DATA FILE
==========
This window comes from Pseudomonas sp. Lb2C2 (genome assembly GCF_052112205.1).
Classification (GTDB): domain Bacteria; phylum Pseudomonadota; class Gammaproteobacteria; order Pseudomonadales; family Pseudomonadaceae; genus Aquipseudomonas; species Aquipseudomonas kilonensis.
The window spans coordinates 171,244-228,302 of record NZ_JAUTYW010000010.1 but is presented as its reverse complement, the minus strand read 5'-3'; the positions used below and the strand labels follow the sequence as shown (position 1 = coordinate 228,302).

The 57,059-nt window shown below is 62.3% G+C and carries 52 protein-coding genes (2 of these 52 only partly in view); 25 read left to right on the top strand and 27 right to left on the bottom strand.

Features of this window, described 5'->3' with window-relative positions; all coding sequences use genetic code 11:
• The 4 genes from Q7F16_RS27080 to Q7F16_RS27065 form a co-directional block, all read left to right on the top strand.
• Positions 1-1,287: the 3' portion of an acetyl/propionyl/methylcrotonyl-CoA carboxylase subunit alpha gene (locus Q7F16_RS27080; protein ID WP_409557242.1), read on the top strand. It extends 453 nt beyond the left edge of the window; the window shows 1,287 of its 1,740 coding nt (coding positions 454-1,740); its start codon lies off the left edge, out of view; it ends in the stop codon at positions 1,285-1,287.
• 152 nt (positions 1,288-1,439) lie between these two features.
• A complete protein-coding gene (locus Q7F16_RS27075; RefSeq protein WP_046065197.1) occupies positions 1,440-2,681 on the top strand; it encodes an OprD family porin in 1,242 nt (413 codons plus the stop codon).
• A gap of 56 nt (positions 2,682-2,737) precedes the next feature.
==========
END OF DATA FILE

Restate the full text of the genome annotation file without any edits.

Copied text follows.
This window comes from Pseudomonas sp. Lb2C2 (genome assembly GCF_052112205.1).
Classification (GTDB): domain Bacteria; phylum Pseudomonadota; class Gammaproteobacteria; order Pseudomonadales; family Pseudomonadaceae; genus Aquipseudomonas; species Aquipseudomonas kilonensis.
The window spans coordinates 171,244-228,302 of record NZ_JAUTYW010000010.1 but is presented as its reverse complement, the minus strand read 5'-3'; the positions used below and the strand labels follow the sequence as shown (position 1 = coordinate 228,302).

The 57,059-nt window shown below is 62.3% G+C and carries 52 protein-coding genes (2 of these 52 only partly in view); 25 read left to right on the top strand and 27 right to left on the bottom strand.

Features of this window, described 5'->3' with window-relative positions; all coding sequences use genetic code 11:
• The 4 genes from Q7F16_RS27080 to Q7F16_RS27065 form a co-directional block, all read left to right on the top strand.
• Positions 1-1,287: the 3' portion of an acetyl/propionyl/methylcrotonyl-CoA carboxylase subunit alpha gene (locus Q7F16_RS27080; protein ID WP_409557242.1), read on the top strand. It extends 453 nt beyond the left edge of the window; the window shows 1,287 of its 1,740 coding nt (coding positions 454-1,740); its start codon lies off the left edge, out of view; it ends in the stop codon at positions 1,285-1,287.
• 152 nt (positions 1,288-1,439) lie between these two features.
• A complete protein-coding gene (locus Q7F16_RS27075; RefSeq protein WP_046065197.1) occupies positions 1,440-2,681 on the top strand; it encodes an OprD family porin in 1,242 nt (413 codons plus the stop codon).
• A gap of 56 nt (positions 2,682-2,737) precedes the next feature.